MTOR activation has been implicated with many co-morbidities  (Diabetes, Cancer, Alzheimer’s and CVD) , as suggested by current research   (Saxton, AR & Sabatini MD, 2017)<Endnote>.  MTOR is technically defined as an  “Antagonistic Pleiotropic” gene ~ which refers to a hypothesis  amongst field of Epigenetics as firstly coined by American evolutionary Biologist George C. Williams in 1957 ~suggesting that activation of certain genes, MTOR chiefly among the included that  favour anabolism(s) ~ are undoubtedly crucial during youthful years of life, yet  appears to be detrimental, at later year(s) as its prolonged activation paradoxically correlates with neurodegenerative diseases as well as cancer (Schemisser & Parker JA 2019)<Endnote>. During youth, one would indeed advocate for a much higher MTOR genetic expression, alongside other(s) namely IGF-1 ~ all for building a crucially and inarguably essential foundation for both resilient physiology and psychology ~ through  muscle mass, steroid hormones, reproductive fitness, to name a few. However if remaining elevated at a later life, are reportedly associated with harmful co-morbidities, particularly towards Neurodegeneration. 

Ketone metabolism including that of intermittent fasting appears to be thus far mechanistically related at inhibiting mTOR through de-phosphorylation  (Willemse L et al. 2023).

3 & 4/4 ~ Upregulates Sirtuin + Superoxide dismutase Systems

Sirtuin(s) represent a family of genes and proteins most correlated with longevity and low inflammation; both mechanistically proposed thus far by its ROS / reactive oxygen species inhibition in the mitochondria through upregulating various Superoxide Dismutase(s), the most studied of which is the Manganese Super Oxide Dismutase (“MnSOD”). 

To briefly enlighten, but grossly summarised here for lay explanation ~ Superoxide Dismutase(s) [“SOD’s”] are widely classified as “detoxifying” defense systems, each categorised as according to the three  most common “catalytic” metal(s) that each system relied on, for its activation  ~ Zinc (Zn), Copper (Cu),  Manganese (Mn) (Fukai T & Fukai Ushio M. 2011).  Each system is tasked to handle, and mitigate, should in the event of superoxide(s) (Oxygen) production usually in contexts of prolonged inflammation and/or stress remains uncontained. Dismutase systems are crucial therefore to ably withstand and safely detoxify all oxidation processes, before such inevitably exerts DNA damages and ultimately determine both the  health and resiliency of overall organic tissues. A reduction in these MnSOD activity alone has been correlated with an increased risk for DNA damage and consequently ~ cancer, as suggested by a pool of studies that are mechanistic, model-based (mice) and observational perspective(s) (Remmen VH et al. 2003).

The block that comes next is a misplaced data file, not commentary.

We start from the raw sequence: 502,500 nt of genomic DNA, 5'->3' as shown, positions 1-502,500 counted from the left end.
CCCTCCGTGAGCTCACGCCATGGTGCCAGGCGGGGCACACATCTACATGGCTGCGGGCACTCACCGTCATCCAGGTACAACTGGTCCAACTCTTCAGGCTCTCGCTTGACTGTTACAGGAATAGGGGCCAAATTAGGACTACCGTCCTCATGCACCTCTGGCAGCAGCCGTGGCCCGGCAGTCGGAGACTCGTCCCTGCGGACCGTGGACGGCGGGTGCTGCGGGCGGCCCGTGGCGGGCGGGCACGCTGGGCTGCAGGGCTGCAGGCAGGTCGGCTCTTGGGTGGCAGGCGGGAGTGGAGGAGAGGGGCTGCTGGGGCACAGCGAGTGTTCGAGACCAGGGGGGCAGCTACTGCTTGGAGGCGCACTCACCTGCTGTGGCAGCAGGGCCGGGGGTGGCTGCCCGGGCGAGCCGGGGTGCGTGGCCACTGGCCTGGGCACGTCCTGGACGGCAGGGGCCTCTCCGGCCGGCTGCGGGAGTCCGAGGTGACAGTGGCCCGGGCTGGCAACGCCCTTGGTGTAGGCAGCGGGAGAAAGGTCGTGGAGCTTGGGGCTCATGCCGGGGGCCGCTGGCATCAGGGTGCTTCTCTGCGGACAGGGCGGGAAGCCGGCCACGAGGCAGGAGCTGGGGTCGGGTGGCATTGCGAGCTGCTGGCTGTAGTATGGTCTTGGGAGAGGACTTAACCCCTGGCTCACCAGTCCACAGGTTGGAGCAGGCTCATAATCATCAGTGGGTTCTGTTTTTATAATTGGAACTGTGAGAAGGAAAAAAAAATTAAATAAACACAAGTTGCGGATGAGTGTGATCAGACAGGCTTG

To  date, there are seven (7) currently known Sirtuin(s), and chiefly among them most appealing to longevity are  Sirtuin numbers #1 and #3 that are thought to be the most impacted by fasting state and caloric restriction. Sirtuin #3 appears to be responsible for the activation of Super Oxide Dismutase, as briefly outlined above. Technically defined as “Class 3 Histone Deacetylase”  (Zhu Y et al. 2013)<Endnote> Sirtuin(s) rely on existing NAD+ reservoir for activation, which as readers may know from our Biochemistry Basic chapter ~ derives from adequate Vitamin B3 / niacinamide / NR status. 

Other (downregulates & upregulations) 80% of the human genome

One reference (Panda, S. 2023) proclaims that “thousand(s)” of genes residing in the brain alone are affected. Obviously outlining all of them is impractical, given their complexity. Hence the following illustrated diagram <censored for drafting purpose> propose just a few of these down(s) as well as up(s) ~ regulation of numerous genetic expressions. 

In addition, the numerous neurotransmitters involved in hunger and satiety are as one expects – affected. An entire chapter on overviewing nine (9) commonly affected protein(s) expressed during starvation, hunger and satiety signalling are discussed previously in our Chapter Hunger & Satiety.

Suffice to say, Intermittent Fasting as a topic remains a fervent interest, deservedly as one argue ~ from this day, and likely all the way for year(s) into the future. 

Thus concludes yet another draft Sneak Peek draft mini (unallocated at present) chapter as part of my manuscript major rewriting. Comment your thoughts and/or feedbacks down below. Live-It-Forward, AW.